Clearly, some things can be tested for without knowing the history…for instance, the marker for Huntington’s Disease. You can test, and know if the marker is there or if it is not. If it is, the individual will at some point develop the disease. If it’s not there, then he will not develop it. Case closed.
Unfortunately, there are vastly more diseases which are “read” based on family history, which is why getting as much info as you can is important, if at all possible.
An additional take away, at least for me, from the session on genetic testing is that before a child is adopted from care, a genetic test could potentially mean it’s more difficult to match them with a forever family.
So, here’s what I mean: if it is a child in care has become legally free but does not have an adoptive family lined up, the overarching theory, at least according to the speaker I heard, is that genetic testing could possibly make it extremely difficult, if not virtually impossible, to match a child because of a diagnosis received via genetic testing.
But I do want to add my two cents, from my personal perspective. I would advocate doing the testing before adoption because kids in care, most of the time, have Medicaid and it will cover the cost. There’s no guarantee that the adoptive family will receive Medicaid as part of the adoption negotiation package and the testing is thousands and thousands of dollars. When I told our developmental pediatrician that our son’s plan had changed to termination of parental rights and that we were going to adopt him, her first response was to have him tested for some things so we would at least know what we might be facing down the road.
Obviously, she had no doubt in her mind that we were going to follow through with the adoption, regardless of what the testing told us, so in this instance it was beneficial to us on many levels. As soon as the adoption was finalized, we were able to begin the process to get a Medicaid Waiver for him (which is something I am planning to discuss in an upcoming post). Clearly, I am personally thankful for her advocacy to have him tested sooner rather than later so we could get services in place for him more quickly.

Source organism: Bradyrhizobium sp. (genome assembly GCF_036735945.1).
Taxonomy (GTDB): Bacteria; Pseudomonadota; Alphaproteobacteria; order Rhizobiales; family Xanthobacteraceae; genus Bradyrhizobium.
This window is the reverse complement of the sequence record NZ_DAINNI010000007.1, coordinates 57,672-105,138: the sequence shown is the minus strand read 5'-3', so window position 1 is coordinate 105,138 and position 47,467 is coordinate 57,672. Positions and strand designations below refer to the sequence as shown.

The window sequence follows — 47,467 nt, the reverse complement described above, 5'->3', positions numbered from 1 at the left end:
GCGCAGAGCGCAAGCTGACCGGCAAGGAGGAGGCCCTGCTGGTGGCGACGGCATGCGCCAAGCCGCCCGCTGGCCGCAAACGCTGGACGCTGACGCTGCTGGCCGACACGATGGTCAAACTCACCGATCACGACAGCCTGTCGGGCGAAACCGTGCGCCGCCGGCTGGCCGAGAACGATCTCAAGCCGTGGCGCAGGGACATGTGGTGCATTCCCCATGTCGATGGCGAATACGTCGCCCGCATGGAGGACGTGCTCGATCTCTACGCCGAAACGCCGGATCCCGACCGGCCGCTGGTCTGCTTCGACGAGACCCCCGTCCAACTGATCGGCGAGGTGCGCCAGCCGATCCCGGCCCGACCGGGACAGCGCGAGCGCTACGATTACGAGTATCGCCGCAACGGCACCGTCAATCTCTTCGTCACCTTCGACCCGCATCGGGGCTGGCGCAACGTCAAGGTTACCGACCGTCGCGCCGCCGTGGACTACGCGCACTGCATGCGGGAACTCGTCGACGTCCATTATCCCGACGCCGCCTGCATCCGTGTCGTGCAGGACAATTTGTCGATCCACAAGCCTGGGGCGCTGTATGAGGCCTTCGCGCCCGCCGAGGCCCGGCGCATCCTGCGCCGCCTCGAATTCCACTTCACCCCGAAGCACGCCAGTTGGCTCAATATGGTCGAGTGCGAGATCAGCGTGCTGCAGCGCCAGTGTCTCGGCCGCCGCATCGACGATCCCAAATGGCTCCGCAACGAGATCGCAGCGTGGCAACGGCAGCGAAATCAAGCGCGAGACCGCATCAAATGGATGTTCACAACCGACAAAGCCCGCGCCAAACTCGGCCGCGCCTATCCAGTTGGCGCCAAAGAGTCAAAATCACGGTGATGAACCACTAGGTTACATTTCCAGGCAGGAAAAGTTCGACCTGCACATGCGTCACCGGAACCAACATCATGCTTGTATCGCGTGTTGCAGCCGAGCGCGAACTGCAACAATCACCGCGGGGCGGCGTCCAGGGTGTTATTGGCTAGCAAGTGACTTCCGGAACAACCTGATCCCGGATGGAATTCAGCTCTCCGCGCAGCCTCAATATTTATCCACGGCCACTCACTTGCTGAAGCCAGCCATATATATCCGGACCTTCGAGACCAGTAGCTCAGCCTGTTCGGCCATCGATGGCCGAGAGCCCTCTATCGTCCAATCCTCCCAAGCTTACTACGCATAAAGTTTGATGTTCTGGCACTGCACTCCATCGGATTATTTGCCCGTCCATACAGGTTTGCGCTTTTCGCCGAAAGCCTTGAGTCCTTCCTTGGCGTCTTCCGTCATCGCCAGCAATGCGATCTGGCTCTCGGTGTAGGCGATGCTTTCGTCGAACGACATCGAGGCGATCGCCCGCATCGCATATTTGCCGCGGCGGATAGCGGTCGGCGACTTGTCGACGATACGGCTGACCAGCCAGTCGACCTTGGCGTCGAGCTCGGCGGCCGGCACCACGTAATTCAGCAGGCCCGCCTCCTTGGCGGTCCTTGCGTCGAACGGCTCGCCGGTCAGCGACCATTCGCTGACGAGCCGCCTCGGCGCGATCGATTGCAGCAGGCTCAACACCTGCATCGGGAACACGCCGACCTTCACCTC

The point here is that, depending on the case, it could be advocated beneficial or harmful, depending on the child and the point at which he is in the adoption process.
I encourage foster and adoptive parents who have access to one or both biological parents, grandparents, siblings, aunts or uncles…anyone in the child’s biological family, to tap into those resource and ask, ask, ask for family medical history information!
I know it can be difficult and can feel a little weird or invasive, but try to remember that you’re doing it FOR the child…not for your own personal knowledge. It is to help them so they have the information moving forward. Basic things to ask about include heart disease, lung disease, cancer, alcoholism, drug addiction, asthma, ulcers, hearing loss, vision loss, epilepsy, migraines…the list goes on…and, if you’re really feeling bold, ask which side of the family is it on, and who specifically has it. And even if you miss something (because more than likely you will!), that is really ok. The child will know that you made the best effort you could to collect the information on his behalf.
And the final piece of this is to record it and store it in a safe place so when you, or the child, need it, you/he will have at least something to go by.
I know this can be a difficult, and often complex, area to navigate with your child. But it’s better that the child has someone who can coach them along the way and help them unterstand they are not alone in their journey.